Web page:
Virgin Australia's shareholders – including Singapore Airlines, Etihad Airways, Richard Bransons's Virgin Group and Chinese conglomerates HNA and Nanshan Group – are set to be wiped out during the creation of Virgin Mk II, while creditors owed as much as $7 billion will also be short-changed in the process.
That's the prognosis of Deloitte partner Vaughan Strawbridge, who leads the administration team behind Virgin Australia's sale, as the new airline begins to take shape.
“I don’t think anyone is under the illusion that all creditors will get their money back,” Strawbridge told The Australian. “It is very unusual in this process for all creditors to get their money back."
Unsecured creditors are at most risk, and that cohort includes customers holding travel credit vouchers for flights cancelled by Virgin Australia as the coronavirus pandemic took hold.
According to Deloitte, Virgin received about 340,000 requests for refunds after cancelling 65,000 flights between March 1 and April 30.
The administrators will soon begin issuing ‘conditional credits’ to customers on cancelled flights, in place of cash refunds or regular travel bank vouchers, but can't guarantee they would be honoured by the airline’s new owners.
The credits will also have a strict use-by date: they'd be valid only while Virgin Australia remains in administration, and it would be at the discretion of any new owner of Virgin Mk II as to whether any outstanding conditional credits would remain valid.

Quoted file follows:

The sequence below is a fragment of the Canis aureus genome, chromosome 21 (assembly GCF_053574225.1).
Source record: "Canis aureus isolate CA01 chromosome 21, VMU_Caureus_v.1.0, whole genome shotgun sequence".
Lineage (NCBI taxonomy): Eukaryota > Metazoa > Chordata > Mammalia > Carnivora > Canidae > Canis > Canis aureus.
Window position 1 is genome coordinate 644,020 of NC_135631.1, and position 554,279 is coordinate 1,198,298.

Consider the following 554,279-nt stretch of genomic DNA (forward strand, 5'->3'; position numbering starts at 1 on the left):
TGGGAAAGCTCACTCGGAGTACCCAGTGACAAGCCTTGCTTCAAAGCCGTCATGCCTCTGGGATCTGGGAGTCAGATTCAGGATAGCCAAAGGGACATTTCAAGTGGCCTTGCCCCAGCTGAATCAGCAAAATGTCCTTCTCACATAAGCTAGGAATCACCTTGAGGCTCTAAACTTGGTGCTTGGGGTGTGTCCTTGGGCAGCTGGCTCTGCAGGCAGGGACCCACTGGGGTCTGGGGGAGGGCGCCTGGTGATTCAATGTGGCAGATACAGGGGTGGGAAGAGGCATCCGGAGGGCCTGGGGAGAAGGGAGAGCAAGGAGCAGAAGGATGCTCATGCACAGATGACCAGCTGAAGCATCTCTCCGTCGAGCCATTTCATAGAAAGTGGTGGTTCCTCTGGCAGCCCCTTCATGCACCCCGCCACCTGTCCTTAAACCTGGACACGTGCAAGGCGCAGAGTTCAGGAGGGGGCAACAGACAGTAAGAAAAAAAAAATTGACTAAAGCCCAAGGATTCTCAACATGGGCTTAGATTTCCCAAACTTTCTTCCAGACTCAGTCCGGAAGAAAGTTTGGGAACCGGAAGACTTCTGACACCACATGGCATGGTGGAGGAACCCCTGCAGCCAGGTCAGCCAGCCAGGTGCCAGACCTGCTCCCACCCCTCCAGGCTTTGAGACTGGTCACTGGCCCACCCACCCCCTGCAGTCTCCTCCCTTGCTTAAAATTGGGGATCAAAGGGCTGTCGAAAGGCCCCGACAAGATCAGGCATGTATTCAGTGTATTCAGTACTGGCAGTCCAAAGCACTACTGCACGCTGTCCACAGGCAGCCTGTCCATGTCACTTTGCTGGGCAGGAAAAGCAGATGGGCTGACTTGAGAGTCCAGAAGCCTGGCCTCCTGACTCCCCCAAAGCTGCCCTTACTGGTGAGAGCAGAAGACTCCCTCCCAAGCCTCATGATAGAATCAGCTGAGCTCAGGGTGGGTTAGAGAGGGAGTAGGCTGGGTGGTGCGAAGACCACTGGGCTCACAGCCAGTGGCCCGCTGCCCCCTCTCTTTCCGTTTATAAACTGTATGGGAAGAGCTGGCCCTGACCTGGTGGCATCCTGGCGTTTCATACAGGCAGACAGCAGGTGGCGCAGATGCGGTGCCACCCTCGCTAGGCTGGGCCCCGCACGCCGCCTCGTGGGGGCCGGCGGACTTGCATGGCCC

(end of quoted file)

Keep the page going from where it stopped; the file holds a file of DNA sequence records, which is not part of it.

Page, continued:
And then there were eight...
Strawbridge also revealed that of the 19 "interested parties" which have been crunching the numbers on a take-over bid, only around eight have received the "forward business plan around that Virgin 2.0 would look like."
“We have worked with them and provided them with the business plan going forward in order to allow them to finalise their indicative non-binding offers," he said. "It is that smaller group that we are expecting the bids from on Friday.”
However, some of the original 19 could re-emerge as consortium members, under the lead of the eight shortlisters, when it came to presenting a final bid by June 12.
The Queensland Government has emerged as another potential suitor, launching what it calls 'Project Maroon' through the state-owned Queensland Investment Corporation in an attempt to not only bring the failed airline back into the skies and into profitability, but to keep it based in Brisbane.
Strawbridge added that discussions were “focusing around keeping the business together and bringing Virgin as much out of administration in its current form as we can" – indicating that the new Virgin Australia is more likely to resemble the old one, rather than spear off in the direction of being a low-cost Virgin Blue 2.0 play.
“We believe that the highest offer will most likely align with the best outcome for employees,” he told The Australian. “It will be keeping the majority of the aircraft fleet together and taking on the majority of the business, with staff receiving continued employment through that process."